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Mara River - Arusha via Lake Manyara

Time to say goodbye to the wildebeest


View The Greatest Show on Earth? Wildebeest Migration in Serengeti 2014 on Grete Howard's travel map.

It was very sad to leave the tented camp this morning, especially as all the staff came out to shake hands as we left.

Our flight is not until 10:30 this morning, so we will be doing a little game viewing on the way to the airstrip, which is only about half an hour away.

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Just outside the camp we see a herd of elands, some helmeted guinea fowl, a large group of banded mongoose and a long crested eagle. Good start.

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We thought we'd just pop down to the river to see what the wildebeest are doing, when we suddenly see cars rushing off. Dickson shouts out the usual “Hold on” and off we go at break-neck speeds. I really admire this guy's driving!

Along the way we see several abandoned picnic tables, where visitors from some of the further-away camps have brought their breakfast to enjoy here and then just rushed off when got word of a crossing.

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One of them didn't just leave the table and chairs behind, the red “blob” on the left of this photo is actually a person! That is rather worrying – I certainly wouldn't like to be in the middle of the Serengeti on my own with only a croissant to protect me!

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By the time we arrived at Crossing # 4, it was all over. Again. It was only a small crossing apparently, just a few dozen animals. Oh well, I thought it was too good to be true to get one more piece of excitement in!

The carcass of a wildebeest has attracted a few different birds, such as the Superb Starling, Red Necked Spurfowl and Rueppell's Long Tailed Starling.

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A Black Backed Jackal attempts to chase a rabbit, but is nowhere near quick enough.

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Sandpiper

At the Kogatende Airstrip, there is a lot of activity this morning, with many flights arriving and departing, and people just popping in to use the only public facilities in the area.

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A Regional Air flight arrives and we get excited. It turns out he was just dropping off, not picking up. Oh well. Next one.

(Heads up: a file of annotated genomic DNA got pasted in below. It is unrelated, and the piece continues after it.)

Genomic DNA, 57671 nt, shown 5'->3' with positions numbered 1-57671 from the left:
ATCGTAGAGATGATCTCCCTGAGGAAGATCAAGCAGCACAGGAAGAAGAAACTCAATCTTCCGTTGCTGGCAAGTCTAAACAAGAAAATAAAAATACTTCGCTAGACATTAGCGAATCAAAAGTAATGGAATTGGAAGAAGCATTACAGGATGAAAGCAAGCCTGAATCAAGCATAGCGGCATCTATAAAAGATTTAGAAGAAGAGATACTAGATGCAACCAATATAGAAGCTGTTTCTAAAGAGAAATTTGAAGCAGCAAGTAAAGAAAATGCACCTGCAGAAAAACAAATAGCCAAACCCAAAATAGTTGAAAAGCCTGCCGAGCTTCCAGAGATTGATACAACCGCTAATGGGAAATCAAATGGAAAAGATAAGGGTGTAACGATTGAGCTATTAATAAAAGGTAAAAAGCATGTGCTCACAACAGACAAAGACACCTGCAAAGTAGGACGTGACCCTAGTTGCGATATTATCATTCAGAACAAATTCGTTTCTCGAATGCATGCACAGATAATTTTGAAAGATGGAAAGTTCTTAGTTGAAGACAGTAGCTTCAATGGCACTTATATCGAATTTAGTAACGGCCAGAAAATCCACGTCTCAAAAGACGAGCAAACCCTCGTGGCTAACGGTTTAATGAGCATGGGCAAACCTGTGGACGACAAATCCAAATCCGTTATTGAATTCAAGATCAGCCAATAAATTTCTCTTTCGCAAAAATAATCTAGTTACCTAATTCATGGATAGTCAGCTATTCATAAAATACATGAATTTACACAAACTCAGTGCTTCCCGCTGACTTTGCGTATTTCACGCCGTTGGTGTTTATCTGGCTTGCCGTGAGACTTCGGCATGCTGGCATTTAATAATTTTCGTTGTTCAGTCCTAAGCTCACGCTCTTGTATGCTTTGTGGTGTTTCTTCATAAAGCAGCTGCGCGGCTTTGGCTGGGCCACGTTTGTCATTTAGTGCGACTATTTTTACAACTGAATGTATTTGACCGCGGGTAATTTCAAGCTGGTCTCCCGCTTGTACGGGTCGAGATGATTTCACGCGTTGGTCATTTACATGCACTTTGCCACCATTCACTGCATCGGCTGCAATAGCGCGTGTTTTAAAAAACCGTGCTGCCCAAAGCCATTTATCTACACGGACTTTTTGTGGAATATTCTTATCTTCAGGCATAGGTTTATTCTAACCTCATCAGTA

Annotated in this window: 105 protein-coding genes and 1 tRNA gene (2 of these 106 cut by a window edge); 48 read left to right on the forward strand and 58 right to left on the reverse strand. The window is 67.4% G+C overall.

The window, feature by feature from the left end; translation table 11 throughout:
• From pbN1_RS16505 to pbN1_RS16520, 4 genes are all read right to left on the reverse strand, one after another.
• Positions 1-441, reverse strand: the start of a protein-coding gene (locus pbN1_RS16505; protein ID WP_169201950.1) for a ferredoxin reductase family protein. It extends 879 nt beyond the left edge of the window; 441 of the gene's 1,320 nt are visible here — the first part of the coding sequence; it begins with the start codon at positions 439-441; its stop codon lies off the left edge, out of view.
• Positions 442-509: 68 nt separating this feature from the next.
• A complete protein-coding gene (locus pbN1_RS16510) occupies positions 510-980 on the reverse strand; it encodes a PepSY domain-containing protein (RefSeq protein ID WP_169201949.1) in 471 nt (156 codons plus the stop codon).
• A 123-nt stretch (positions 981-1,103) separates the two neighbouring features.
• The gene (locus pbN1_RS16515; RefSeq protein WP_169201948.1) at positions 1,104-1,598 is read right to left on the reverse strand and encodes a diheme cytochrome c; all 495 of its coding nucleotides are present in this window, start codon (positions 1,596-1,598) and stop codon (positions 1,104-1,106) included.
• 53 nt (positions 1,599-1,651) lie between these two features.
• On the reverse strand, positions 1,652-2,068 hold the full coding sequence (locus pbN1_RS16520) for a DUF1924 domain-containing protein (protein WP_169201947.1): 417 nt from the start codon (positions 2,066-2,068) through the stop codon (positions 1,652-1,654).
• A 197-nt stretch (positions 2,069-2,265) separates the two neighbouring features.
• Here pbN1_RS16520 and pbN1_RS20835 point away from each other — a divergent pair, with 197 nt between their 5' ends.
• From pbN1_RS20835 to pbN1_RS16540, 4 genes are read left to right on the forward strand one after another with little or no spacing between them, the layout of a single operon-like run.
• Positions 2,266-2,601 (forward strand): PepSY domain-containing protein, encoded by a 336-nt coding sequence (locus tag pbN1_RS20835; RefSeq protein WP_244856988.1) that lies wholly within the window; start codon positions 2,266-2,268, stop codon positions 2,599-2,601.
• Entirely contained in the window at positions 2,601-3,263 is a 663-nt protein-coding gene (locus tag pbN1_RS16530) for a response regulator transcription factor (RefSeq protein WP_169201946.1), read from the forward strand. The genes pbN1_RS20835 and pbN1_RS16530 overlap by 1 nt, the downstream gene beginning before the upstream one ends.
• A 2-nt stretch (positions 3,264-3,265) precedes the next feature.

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One of the other flights is two passengers short. The captain is wandering around the various cars and people hanging about, asking for names. He finally finds them, and even carries their luggage to the aircraft for them. That's not something you see very often!

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Finally our aircraft arrives back again, and Dickson goes to check us in, which involves the captain looking at his list of passengers and seeing if our name is on it. It is.

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There's supposed to be a 15kg weight limit for luggage, which in theory is said to include your carry-on. In reality there are no scales, and Dickson makes sure he is the one who loads our bags, not the captain, so we manage to escape the excess baggage fees.

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And we're off! It's a 12-seater Cessna Caravan and ten passengers. No head room to stand up but plenty of leg room.

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The first part of the flight is mostly over flat terrain as we make our way across the plains of the Serengeti.

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Then the odd hill starts to creep in...

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In the distance we can see the cone of Oldonyo Lengai, (“Mountain of God” in the Maasai language), which is considered a sacred mountain by the Maasai. It's an active volcano in the Gregory Rift, part of the East African Rift, and is and the world’s only carbonatite volcano . The last eruption was in 2008.

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We could easily make out Ngorongoro Crater despite the presence of a few little fluffy white clouds.

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We land at Lake Manyara for two people to get off, before continuing on our last leg of the journey to Arusha.

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Soon we are back in Arusha – where we started – and our safari is over. For this time.

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No having to wait for our luggage here!

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Tillya is there to greet us, just like he had been at Kilimanjaro Airport a week earlier.

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Shanga Shangaa
I mention to Tillya that we want to treat him to lunch, and it so happens that we are just coming up to the turning to this place – and what a gem!

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Shanga Shangaa, meaning "amazing beads", in Swahili, is a small business employing 36 deaf, mute and physically disabled people and their workshop is open for visits every day.

It all started back in 2006 which a local girl making beads for the Christmas market. The necklaces were so successful, they now have a serious and sustainable operation employing 32 people and supplying retail outlets across Tanzania and beyond.